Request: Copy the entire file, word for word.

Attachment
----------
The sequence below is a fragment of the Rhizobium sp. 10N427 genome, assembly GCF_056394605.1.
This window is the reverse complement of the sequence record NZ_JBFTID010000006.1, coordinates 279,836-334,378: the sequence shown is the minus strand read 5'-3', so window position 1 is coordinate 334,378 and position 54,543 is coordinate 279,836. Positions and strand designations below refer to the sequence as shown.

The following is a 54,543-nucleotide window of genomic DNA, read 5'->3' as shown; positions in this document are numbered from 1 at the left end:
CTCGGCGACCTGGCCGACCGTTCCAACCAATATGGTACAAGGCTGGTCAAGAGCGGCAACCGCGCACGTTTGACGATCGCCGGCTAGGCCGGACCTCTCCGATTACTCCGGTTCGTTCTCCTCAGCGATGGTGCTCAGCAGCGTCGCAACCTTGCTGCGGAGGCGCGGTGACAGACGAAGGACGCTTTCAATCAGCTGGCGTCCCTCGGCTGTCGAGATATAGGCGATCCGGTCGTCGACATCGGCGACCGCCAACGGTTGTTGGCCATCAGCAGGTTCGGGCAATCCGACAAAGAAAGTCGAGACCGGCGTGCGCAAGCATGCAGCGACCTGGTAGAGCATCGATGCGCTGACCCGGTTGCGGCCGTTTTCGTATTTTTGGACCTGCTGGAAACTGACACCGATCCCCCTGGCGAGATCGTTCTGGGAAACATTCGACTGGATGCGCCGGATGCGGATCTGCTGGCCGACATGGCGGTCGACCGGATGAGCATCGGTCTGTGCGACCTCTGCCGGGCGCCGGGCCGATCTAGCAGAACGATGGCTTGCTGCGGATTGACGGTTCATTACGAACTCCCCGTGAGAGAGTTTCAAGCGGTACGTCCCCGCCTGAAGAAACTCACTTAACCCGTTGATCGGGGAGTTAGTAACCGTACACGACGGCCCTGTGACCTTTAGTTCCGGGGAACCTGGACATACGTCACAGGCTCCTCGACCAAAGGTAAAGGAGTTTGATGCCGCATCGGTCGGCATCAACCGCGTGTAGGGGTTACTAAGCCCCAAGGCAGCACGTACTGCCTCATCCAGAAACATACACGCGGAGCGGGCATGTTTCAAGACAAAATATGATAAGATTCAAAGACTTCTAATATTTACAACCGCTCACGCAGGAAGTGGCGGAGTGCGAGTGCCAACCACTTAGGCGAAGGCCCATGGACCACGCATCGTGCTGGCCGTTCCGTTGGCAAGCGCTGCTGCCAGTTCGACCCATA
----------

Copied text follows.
The sequence below is a fragment of the Rhizobium sp. 10N427 genome, assembly GCF_056394605.1.
This window is the reverse complement of the sequence record NZ_JBFTID010000006.1, coordinates 279,836-334,378: the sequence shown is the minus strand read 5'-3', so window position 1 is coordinate 334,378 and position 54,543 is coordinate 279,836. Positions and strand designations below refer to the sequence as shown.

The following is a 54,543-nucleotide window of genomic DNA, read 5'->3' as shown; positions in this document are numbered from 1 at the left end:
CTCGGCGACCTGGCCGACCGTTCCAACCAATATGGTACAAGGCTGGTCAAGAGCGGCAACCGCGCACGTTTGACGATCGCCGGCTAGGCCGGACCTCTCCGATTACTCCGGTTCGTTCTCCTCAGCGATGGTGCTCAGCAGCGTCGCAACCTTGCTGCGGAGGCGCGGTGACAGACGAAGGACGCTTTCAATCAGCTGGCGTCCCTCGGCTGTCGAGATATAGGCGATCCGGTCGTCGACATCGGCGACCGCCAACGGTTGTTGGCCATCAGCAGGTTCGGGCAATCCGACAAAGAAAGTCGAGACCGGCGTGCGCAAGCATGCAGCGACCTGGTAGAGCATCGATGCGCTGACCCGGTTGCGGCCGTTTTCGTATTTTTGGACCTGCTGGAAACTGACACCGATCCCCCTGGCGAGATCGTTCTGGGAAACATTCGACTGGATGCGCCGGATGCGGATCTGCTGGCCGACATGGCGGTCGACCGGATGAGCATCGGTCTGTGCGACCTCTGCCGGGCGCCGGGCCGATCTAGCAGAACGATGGCTTGCTGCGGATTGACGGTTCATTACGAACTCCCCGTGAGAGAGTTTCAAGCGGTACGTCCCCGCCTGAAGAAACTCACTTAACCCGTTGATCGGGGAGTTAGTAACCGTACACGACGGCCCTGTGACCTTTAGTTCCGGGGAACCTGGACATACGTCACAGGCTCCTCGACCAAAGGTAAAGGAGTTTGATGCCGCATCGGTCGGCATCAACCGCGTGTAGGGGTTACTAAGCCCCAAGGCAGCACGTACTGCCTCATCCAGAAACATACACGCGGAGCGGGCATGTTTCAAGACAAAATATGATAAGATTCAAAGACTTCTAATATTTACAACCGCTCACGCAGGAAGTGGCGGAGTGCGAGTGCCAACCACTTAGGCGAAGGCCCATGGACCACGCATCGTGCTGGCCGTTCCGTTGGCAAGCGCTGCTGCCAGTTCGACCCATA